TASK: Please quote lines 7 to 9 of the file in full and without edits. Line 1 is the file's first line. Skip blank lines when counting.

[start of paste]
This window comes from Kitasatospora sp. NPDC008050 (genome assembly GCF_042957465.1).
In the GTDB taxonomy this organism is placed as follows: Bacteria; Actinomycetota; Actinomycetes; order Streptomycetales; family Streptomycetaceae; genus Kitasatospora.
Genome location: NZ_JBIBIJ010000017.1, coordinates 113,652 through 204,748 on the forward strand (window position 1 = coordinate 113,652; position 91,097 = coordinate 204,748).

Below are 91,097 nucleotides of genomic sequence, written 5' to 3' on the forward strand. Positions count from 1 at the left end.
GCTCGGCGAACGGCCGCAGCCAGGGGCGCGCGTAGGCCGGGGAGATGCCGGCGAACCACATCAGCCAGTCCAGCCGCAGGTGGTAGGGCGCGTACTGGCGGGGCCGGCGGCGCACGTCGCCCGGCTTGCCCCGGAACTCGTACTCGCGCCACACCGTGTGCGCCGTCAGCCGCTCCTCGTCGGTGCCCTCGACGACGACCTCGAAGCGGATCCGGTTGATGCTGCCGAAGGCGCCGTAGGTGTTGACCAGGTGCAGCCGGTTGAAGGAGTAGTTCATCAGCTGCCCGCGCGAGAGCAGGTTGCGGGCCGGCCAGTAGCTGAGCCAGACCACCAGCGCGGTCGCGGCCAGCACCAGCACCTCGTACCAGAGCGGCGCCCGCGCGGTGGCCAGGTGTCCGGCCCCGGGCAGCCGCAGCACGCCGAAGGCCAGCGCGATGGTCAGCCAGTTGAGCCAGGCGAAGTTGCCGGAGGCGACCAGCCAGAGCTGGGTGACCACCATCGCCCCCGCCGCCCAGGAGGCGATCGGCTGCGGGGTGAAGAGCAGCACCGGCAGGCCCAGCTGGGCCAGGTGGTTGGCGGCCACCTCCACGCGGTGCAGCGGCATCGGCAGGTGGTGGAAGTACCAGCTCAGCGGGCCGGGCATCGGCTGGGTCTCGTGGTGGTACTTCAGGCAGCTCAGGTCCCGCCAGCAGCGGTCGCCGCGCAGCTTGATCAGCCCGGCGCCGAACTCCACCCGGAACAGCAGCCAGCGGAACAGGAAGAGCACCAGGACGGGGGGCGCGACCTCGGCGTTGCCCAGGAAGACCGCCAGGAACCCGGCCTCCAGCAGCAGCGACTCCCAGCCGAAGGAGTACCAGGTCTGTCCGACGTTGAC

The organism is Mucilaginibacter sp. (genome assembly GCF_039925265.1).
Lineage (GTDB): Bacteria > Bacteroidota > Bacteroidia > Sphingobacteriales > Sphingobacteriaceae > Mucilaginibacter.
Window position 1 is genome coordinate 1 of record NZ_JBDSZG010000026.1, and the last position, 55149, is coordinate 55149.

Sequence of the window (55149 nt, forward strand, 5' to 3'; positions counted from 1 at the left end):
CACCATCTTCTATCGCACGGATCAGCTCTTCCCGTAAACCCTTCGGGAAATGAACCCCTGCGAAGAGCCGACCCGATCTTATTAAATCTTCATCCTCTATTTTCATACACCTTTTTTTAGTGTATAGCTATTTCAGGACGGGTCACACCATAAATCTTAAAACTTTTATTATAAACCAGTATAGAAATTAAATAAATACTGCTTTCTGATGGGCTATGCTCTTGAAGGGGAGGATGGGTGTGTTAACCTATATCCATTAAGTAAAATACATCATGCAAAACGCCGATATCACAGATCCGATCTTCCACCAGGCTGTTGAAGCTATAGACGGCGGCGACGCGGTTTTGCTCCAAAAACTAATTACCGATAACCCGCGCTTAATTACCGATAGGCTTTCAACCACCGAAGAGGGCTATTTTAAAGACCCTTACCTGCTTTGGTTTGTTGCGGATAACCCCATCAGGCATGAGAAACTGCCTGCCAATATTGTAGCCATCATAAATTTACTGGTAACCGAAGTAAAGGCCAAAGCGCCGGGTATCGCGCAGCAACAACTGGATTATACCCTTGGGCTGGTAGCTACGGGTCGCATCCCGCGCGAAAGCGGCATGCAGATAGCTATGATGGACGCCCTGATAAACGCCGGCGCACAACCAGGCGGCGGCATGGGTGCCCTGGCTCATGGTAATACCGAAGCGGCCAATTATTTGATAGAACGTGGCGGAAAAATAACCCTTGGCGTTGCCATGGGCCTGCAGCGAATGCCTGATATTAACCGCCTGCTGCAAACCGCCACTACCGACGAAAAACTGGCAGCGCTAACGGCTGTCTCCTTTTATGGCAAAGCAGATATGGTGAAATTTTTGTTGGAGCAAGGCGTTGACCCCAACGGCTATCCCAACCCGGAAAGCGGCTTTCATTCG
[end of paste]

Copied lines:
Lineage (GTDB): Bacteria > Bacteroidota > Bacteroidia > Sphingobacteriales > Sphingobacteriaceae > Mucilaginibacter.
Window position 1 is genome coordinate 1 of record NZ_JBDSZG010000026.1, and the last position, 55149, is coordinate 55149.

Sequence of the window (55149 nt, forward strand, 5' to 3'; positions counted from 1 at the left end):